Standards and a premiere but no `Ring'

Domingo unveils Washington National Opera's wide-ranging lineup

January 11, 2007|By Tim Smith | Tim Smith,sun music critic

Washington National Opera's 52nd season will include such favorites as Mozart's Don Giovanni and Puccini's La Boheme, along with the local premiere of a major contemporary opera and Placido Domingo's first U.S. appearance in a Handel work.

Missing from the 2007-2008 lineup, announced yesterday at the Library of Congress, is Wagner's Siegfried, the third installment in the company's new staging of Wagner's Ring. But Domingo, the famed tenor and occasional conductor who is also the company's general director, said yesterday, "We are going to finish the Ring as we promised. We will do Siegfried in '08-'09 and have Gotterdammerung as part of the full Ring" during the '09-'10 season.

Kenneth R. Feinberg, president of Washington National Opera, said that more time was needed to raise money for the continuation and completion of the ambitious project.

Wagner will still have a presence next season, though. His Flying Dutchman will dock at the Kennedy Center Opera House, with Alan Held, who was to have sung Wotan in Siegfried, in the title role. Washington National Opera music director Heize Fricke will conduct.

La Boheme, conducted by Emmanuel Villaume, will open the season in September in a new production conceived by Mariusz Trelinski, whose innovative staging of Puccini's Madama Butterfly was revived by the company last November. "It will take us into the digital age," Domingo said. In this Boheme, the poet Rodolfo will be a photographer.

Domingo will conduct a new production of Don Giovanni, designed and directed by John Pascoe, expanding on his staging of the piece in 2003, when the company temporarily relocated to Constitution Hall.

William Bolcom's A View from the Bridge, given a compelling premiere in 1999 by the Lyric Opera of Chicago, will be introduced to Washington with most of the original cast. John DeMain will conduct. "When I first saw the opera, I knew we simply had to present this work," Domingo said. "Our production will spearhead the festivities for William Bolcom's 70th birthday. I hope we will do the work full justice, because it deserves only the best."

The season also offers Verdi's Rigoletto, starring the in-demand baritone Carlos Alvarez, and Strauss' Elektra, with Susan Bullock in the title role. Giovanni Reggioli will conduct the former, Fricke the latter.

Handel's Tamerlano will feature exceptional countertenor David Daniels in the title role, with Domingo as Bajazet. "That will be the 127th different role in my repertoire," the tenor said, adding with a laugh that he wouldn't mind if a few of the arias in the score were cut.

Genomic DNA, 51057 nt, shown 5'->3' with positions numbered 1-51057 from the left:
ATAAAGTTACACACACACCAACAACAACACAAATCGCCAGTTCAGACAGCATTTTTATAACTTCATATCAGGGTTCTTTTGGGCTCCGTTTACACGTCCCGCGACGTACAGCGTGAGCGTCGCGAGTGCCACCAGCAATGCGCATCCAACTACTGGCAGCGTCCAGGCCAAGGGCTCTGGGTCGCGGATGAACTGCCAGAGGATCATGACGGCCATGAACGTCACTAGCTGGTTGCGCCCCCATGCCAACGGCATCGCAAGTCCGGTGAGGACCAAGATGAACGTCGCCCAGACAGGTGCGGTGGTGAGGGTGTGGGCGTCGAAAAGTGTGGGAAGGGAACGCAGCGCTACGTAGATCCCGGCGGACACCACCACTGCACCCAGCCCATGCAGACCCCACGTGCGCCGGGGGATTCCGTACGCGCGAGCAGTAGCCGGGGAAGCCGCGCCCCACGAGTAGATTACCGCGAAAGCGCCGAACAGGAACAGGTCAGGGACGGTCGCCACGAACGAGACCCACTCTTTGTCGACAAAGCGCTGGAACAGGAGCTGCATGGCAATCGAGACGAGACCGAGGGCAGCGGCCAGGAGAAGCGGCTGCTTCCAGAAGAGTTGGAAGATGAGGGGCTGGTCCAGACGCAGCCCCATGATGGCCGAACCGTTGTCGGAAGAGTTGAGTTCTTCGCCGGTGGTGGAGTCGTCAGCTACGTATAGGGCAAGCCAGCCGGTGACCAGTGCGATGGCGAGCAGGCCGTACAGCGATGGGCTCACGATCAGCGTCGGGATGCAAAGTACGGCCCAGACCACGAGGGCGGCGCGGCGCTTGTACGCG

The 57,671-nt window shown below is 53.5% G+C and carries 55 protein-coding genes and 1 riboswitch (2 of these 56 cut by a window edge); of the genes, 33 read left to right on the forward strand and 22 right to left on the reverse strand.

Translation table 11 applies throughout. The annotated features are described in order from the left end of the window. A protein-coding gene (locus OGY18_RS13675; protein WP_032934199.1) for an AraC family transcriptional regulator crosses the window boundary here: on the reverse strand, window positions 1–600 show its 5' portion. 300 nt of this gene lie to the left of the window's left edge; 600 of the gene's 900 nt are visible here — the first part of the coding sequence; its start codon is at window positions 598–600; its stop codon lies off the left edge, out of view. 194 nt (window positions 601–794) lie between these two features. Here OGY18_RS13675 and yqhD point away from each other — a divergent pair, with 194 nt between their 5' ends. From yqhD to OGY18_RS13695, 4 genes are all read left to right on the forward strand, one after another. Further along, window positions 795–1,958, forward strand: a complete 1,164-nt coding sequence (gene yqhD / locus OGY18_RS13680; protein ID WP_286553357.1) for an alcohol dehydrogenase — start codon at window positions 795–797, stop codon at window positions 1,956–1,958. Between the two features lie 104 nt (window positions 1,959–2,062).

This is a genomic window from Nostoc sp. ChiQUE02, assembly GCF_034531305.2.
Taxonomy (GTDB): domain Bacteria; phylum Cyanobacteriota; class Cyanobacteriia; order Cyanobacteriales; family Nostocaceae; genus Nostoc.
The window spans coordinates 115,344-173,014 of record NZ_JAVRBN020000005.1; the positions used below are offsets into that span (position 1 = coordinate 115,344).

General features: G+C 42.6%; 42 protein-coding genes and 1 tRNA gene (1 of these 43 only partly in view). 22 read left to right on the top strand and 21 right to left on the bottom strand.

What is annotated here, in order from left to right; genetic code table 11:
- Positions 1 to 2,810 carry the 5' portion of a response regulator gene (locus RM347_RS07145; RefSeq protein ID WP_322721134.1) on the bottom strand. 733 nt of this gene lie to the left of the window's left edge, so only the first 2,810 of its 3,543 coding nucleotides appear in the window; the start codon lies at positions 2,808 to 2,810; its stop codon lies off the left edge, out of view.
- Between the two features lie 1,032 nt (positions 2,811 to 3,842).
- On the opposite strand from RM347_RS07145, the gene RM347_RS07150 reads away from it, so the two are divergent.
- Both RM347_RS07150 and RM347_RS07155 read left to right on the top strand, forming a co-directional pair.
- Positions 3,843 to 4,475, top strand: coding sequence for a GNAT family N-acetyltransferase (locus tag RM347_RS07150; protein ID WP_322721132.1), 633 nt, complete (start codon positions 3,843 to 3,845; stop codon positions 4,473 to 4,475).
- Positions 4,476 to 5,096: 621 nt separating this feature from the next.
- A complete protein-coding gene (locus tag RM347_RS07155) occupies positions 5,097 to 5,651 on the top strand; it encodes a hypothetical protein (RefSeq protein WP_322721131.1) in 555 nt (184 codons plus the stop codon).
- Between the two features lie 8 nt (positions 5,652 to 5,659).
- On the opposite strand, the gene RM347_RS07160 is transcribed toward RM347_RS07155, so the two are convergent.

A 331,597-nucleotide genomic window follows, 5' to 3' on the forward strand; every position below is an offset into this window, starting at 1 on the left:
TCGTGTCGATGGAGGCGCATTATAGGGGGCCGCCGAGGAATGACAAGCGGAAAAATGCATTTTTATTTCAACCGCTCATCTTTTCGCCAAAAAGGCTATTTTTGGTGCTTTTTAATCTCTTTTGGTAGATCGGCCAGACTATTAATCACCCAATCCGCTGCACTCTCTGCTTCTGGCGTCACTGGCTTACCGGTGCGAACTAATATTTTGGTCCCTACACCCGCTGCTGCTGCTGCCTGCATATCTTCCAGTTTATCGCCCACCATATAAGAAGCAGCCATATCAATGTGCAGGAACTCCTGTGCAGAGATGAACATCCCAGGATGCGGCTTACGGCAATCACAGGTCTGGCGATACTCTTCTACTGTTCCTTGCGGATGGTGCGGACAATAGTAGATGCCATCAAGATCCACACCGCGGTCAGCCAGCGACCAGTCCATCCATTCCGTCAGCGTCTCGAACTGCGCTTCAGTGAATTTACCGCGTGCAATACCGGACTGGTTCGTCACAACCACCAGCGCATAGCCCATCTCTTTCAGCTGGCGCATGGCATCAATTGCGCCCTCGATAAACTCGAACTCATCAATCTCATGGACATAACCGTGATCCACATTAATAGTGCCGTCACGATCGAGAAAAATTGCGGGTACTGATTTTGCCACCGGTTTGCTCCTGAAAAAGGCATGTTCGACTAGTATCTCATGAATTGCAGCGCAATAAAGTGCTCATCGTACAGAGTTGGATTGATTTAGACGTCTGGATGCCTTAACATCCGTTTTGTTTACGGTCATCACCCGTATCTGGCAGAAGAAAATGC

The season will close with a concert version of Mascagni's Cavalleria Rusticana featuring Salvatore Licitra and Delora Zajick. In September, a free simulcast of La Boheme will be shown outdoors on the National Mall ("I hope the weather gods will work in our favor," Domingo said).

Interviewed after the season announcement, the general director spoke confidently of the organization's current state. "So far, I have to say this season has been terrific," he said. "We have made budget, better than budget actually. Everyone predicted the double bill [of Bartok and Puccini one-acters] would be a mistake to open the season with, but the public came. And artistically, I am very happy and proud of the season."

But Domingo said he would like to see "revolutionary" changes in the company's marketing and public relations efforts "to sell the product much better. We have been very conservative in P.R. We need to do a little bit more in development also," he said.

Domingo's appearance yesterday came in between his engagements at the Metropolitan Opera, where he is singing the title role in Tan Dun's new opera The First Emperor, which has received mixed reviews. "Verdi and Puccini revised their scores and, of course, Tan Dun will make many changes, too," Domingo said, "when we do the opera again."

The tenor, who turns 66 this month, is general director of the Los Angeles Opera as well as Washington National Opera and shows no signs of cutting back on anything. "I'm slowing down - in a way," he said, "maybe singing a little less."

This season at the Met, he experienced something almost unheard of in his long career - booing. But not for anything he sang. It came on a night he conducted La Boheme.

"It was very unpleasant," Domingo said, "but what can you do? I can say this: It was prepared. There were three people. ... They came deliberately to do this on a night when they knew the press would be there."

About the same time that boos were heard at the Met, Roberto Alagna was walking off the stage of Milan's La Scala after being booed at the start of Verdi's Aida. "I sympathize with him," Domingo said of his fellow tenor. "I would do the same thing. If people booed, I would just say, `Thank you. I apologize,' and leave. You cannot attack the public, because you cannot win."

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